For 30 years I've earned a living as a fulltime collaborator or ghostwriter. Only a decade ago I realized why I've been successful at this. Editors tell me I have the ability to get inside others' heads and hearts. Clients trust me. I don't know what I do to engender their faith in me, but that's true.
Here's an example. A few years ago I did a retreat for 15 men. After our first session, Kurt said to me, "You've earned our trust remarkably fast."
That was the first time I'd thought about it. But since then, I see it as my divine gift that developed as a result of my abusive childhood. As a young kid, I learned to sense when my dad was working up toward beating me—usually a day before he erupted. The best I can remember about the old man who sexually assaulted me (and he rented a room from us), is that he became especially friendly and smiled more before he invited me into his room.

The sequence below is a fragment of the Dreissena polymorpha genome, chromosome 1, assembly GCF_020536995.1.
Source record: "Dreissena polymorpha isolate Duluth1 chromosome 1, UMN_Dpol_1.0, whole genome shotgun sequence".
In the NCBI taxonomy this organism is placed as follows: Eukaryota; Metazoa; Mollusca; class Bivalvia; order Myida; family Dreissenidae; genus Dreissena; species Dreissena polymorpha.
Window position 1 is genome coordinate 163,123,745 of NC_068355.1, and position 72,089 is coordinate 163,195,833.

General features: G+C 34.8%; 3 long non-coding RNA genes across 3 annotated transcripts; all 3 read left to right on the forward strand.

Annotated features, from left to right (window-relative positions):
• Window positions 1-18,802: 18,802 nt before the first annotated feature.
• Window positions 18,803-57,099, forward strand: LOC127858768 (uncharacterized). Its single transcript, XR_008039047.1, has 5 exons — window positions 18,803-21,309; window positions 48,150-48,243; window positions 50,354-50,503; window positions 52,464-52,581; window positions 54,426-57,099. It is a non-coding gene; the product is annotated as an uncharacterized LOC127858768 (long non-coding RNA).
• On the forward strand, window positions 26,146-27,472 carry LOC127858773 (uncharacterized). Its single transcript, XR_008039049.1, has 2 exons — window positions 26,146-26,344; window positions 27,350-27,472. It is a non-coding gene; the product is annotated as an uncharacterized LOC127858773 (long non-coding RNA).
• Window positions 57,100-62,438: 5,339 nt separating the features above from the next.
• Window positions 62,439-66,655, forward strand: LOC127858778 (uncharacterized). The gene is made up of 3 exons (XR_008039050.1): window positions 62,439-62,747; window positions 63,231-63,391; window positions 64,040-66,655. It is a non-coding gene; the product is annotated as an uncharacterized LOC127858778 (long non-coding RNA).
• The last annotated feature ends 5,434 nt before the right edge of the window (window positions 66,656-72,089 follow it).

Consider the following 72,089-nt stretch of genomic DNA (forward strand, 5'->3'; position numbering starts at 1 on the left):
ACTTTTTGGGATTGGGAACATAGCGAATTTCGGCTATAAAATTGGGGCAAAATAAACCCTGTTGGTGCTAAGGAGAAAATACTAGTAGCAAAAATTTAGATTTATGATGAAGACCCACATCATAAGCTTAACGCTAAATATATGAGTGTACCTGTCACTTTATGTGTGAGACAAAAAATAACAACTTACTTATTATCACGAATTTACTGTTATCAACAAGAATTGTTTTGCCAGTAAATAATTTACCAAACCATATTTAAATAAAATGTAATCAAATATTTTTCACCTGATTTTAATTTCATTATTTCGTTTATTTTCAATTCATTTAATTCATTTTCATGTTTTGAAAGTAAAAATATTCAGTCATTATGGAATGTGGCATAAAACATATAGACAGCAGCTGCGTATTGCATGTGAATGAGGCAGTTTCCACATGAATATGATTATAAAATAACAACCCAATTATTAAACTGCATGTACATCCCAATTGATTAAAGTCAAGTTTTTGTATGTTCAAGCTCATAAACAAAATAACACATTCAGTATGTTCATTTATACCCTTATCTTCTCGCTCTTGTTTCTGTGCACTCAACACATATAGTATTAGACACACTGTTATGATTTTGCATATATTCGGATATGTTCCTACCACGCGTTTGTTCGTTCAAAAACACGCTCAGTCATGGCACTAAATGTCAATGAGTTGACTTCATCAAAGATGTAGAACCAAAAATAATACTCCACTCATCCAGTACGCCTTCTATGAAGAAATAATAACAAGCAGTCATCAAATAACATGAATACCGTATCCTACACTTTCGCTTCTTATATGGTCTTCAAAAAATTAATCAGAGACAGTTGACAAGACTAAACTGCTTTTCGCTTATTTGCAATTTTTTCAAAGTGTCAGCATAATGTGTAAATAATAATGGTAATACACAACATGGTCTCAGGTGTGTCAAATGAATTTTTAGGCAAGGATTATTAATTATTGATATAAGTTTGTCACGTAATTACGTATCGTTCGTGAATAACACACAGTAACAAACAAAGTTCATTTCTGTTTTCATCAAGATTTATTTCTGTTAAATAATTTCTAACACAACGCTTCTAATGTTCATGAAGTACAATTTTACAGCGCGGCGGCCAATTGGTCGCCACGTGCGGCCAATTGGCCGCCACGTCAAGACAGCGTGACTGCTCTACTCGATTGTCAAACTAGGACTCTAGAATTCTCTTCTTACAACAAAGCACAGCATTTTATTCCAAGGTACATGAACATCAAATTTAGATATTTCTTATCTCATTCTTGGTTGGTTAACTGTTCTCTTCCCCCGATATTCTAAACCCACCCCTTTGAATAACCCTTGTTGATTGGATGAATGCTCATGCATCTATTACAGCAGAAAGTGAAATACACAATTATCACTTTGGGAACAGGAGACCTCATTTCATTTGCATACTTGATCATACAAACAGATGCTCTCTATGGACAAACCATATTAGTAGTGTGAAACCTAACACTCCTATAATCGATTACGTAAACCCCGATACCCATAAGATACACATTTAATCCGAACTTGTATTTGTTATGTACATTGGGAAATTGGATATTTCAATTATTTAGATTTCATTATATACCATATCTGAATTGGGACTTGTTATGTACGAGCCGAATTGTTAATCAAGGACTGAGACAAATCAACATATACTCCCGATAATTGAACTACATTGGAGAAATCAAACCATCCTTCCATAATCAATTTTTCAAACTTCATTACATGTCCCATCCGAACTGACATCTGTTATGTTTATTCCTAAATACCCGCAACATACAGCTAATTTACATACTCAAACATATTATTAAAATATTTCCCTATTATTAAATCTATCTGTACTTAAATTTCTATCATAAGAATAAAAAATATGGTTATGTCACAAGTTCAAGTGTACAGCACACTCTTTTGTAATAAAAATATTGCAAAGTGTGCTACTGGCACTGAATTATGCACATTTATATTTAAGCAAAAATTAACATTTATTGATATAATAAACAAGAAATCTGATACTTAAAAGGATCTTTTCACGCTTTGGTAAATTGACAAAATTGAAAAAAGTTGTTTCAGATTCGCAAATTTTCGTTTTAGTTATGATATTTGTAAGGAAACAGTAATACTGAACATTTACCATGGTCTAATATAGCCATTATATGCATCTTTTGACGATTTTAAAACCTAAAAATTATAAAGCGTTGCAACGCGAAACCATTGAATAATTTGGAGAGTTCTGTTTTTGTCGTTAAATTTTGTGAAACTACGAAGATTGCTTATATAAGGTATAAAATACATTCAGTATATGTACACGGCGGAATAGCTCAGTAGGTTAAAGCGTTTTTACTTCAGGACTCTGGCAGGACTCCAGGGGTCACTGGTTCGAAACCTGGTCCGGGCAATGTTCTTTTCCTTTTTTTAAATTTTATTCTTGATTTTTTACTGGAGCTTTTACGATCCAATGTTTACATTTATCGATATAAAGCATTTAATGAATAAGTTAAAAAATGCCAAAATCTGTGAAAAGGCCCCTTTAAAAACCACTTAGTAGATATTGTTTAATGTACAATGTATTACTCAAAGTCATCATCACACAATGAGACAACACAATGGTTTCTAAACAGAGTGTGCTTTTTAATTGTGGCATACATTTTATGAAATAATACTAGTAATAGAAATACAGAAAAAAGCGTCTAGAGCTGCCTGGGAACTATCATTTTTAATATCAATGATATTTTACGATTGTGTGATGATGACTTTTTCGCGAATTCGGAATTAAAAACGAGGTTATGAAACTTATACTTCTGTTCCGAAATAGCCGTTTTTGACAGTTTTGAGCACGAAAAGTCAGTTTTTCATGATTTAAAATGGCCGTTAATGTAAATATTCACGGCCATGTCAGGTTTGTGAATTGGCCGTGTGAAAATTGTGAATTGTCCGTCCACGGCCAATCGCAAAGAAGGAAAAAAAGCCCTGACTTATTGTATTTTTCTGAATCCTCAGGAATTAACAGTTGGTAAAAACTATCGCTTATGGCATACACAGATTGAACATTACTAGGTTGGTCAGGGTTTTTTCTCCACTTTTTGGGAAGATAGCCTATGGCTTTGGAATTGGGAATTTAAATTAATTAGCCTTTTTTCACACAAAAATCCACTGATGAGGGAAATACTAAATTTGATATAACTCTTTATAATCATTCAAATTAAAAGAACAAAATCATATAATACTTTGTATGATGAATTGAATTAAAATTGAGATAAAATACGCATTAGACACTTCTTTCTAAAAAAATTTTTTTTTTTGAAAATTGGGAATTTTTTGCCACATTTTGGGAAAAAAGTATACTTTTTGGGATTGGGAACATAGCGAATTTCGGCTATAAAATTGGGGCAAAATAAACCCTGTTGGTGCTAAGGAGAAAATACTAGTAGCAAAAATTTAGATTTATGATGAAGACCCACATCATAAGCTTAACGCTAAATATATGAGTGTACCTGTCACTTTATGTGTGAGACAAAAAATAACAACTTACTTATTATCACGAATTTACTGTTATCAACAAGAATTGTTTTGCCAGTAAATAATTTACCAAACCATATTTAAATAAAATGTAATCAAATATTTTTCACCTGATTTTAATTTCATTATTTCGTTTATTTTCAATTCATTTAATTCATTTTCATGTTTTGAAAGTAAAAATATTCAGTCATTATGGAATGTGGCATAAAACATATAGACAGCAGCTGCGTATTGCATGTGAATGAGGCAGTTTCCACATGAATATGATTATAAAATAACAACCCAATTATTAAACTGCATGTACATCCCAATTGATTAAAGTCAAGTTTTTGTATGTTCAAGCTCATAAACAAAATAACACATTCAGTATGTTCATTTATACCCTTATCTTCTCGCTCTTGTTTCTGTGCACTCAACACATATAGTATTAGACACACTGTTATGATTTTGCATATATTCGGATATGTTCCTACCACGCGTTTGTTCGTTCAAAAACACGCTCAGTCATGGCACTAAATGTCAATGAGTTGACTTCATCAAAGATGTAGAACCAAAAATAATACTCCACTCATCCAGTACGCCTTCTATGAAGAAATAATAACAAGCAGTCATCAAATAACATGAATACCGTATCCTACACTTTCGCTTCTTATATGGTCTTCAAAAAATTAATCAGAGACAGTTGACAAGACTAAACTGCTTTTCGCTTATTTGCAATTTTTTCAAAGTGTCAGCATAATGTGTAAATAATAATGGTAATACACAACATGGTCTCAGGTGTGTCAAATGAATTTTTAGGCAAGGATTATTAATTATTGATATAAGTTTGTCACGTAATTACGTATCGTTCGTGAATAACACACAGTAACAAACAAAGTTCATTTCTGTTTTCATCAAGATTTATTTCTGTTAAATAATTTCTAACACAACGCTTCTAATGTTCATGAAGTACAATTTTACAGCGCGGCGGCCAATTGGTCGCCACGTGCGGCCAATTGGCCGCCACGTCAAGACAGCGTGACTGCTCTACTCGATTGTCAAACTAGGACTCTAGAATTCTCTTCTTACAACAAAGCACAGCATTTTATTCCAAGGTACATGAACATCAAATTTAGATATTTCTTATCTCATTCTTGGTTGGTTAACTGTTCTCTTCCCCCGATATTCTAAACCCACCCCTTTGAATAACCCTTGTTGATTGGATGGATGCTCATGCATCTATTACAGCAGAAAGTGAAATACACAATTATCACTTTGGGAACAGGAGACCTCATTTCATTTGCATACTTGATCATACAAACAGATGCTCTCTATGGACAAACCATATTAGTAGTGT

I can't attempt to explain how that transfers to adult behavior, but I know it does because I've learned to trust my guts. On two different occasions, I sensed I couldn't work with the people who hired me. But I went ahead anyway, because I couldn't explain the reason to myself for the hesitation. Both efforts bombed.
As survivors, many of us survive and mature because we're willing to trust our instincts. We don't wait for proof or reasons. It's enough to trust our gut instincts.